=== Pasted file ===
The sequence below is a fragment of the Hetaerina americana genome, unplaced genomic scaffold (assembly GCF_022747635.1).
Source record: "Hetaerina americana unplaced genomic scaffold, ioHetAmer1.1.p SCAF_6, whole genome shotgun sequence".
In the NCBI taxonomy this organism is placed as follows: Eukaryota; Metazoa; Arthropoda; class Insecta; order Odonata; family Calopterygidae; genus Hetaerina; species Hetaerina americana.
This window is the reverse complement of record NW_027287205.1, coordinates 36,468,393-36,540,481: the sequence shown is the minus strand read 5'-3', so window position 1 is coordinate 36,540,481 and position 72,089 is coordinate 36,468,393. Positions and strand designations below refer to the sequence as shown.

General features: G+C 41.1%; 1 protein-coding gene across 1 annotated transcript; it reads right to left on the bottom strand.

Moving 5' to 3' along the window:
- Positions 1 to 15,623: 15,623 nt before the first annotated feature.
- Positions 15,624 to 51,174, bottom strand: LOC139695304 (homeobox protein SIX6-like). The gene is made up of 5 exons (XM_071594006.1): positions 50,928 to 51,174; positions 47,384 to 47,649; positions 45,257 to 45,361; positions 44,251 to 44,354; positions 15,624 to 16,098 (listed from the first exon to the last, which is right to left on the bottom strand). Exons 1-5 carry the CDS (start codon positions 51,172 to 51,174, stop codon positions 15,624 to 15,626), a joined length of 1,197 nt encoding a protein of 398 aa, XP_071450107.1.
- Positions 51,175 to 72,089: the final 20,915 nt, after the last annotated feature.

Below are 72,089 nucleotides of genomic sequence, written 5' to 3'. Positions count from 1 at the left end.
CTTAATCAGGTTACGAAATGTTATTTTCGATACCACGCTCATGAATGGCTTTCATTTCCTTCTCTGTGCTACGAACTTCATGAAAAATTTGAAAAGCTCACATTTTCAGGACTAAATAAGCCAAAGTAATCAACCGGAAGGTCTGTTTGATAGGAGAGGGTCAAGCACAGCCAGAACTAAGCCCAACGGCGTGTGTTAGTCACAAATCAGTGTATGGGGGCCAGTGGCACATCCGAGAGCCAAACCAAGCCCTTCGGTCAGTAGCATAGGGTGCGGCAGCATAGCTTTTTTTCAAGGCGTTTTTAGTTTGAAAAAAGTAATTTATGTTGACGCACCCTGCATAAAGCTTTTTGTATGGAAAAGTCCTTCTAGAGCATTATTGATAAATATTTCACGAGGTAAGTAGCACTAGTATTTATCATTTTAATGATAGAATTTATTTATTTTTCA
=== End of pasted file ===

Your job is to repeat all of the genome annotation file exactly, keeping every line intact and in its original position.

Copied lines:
The sequence below is a fragment of the Hetaerina americana genome, unplaced genomic scaffold (assembly GCF_022747635.1).
Source record: "Hetaerina americana unplaced genomic scaffold, ioHetAmer1.1.p SCAF_6, whole genome shotgun sequence".
In the NCBI taxonomy this organism is placed as follows: Eukaryota; Metazoa; Arthropoda; class Insecta; order Odonata; family Calopterygidae; genus Hetaerina; species Hetaerina americana.
This window is the reverse complement of record NW_027287205.1, coordinates 36,468,393-36,540,481: the sequence shown is the minus strand read 5'-3', so window position 1 is coordinate 36,540,481 and position 72,089 is coordinate 36,468,393. Positions and strand designations below refer to the sequence as shown.

General features: G+C 41.1%; 1 protein-coding gene across 1 annotated transcript; it reads right to left on the bottom strand.

Moving 5' to 3' along the window:
- Positions 1 to 15,623: 15,623 nt before the first annotated feature.
- Positions 15,624 to 51,174, bottom strand: LOC139695304 (homeobox protein SIX6-like). The gene is made up of 5 exons (XM_071594006.1): positions 50,928 to 51,174; positions 47,384 to 47,649; positions 45,257 to 45,361; positions 44,251 to 44,354; positions 15,624 to 16,098 (listed from the first exon to the last, which is right to left on the bottom strand). Exons 1-5 carry the CDS (start codon positions 51,172 to 51,174, stop codon positions 15,624 to 15,626), a joined length of 1,197 nt encoding a protein of 398 aa, XP_071450107.1.
- Positions 51,175 to 72,089: the final 20,915 nt, after the last annotated feature.

Below are 72,089 nucleotides of genomic sequence, written 5' to 3'. Positions count from 1 at the left end.
CTTAATCAGGTTACGAAATGTTATTTTCGATACCACGCTCATGAATGGCTTTCATTTCCTTCTCTGTGCTACGAACTTCATGAAAAATTTGAAAAGCTCACATTTTCAGGACTAAATAAGCCAAAGTAATCAACCGGAAGGTCTGTTTGATAGGAGAGGGTCAAGCACAGCCAGAACTAAGCCCAACGGCGTGTGTTAGTCACAAATCAGTGTATGGGGGCCAGTGGCACATCCGAGAGCCAAACCAAGCCCTTCGGTCAGTAGCATAGGGTGCGGCAGCATAGCTTTTTTTCAAGGCGTTTTTAGTTTGAAAAAAGTAATTTATGTTGACGCACCCTGCATAAAGCTTTTTGTATGGAAAAGTCCTTCTAGAGCATTATTGATAAATATTTCACGAGGTAAGTAGCACTAGTATTTATCATTTTAATGATAGAATTTATTTATTTTTCA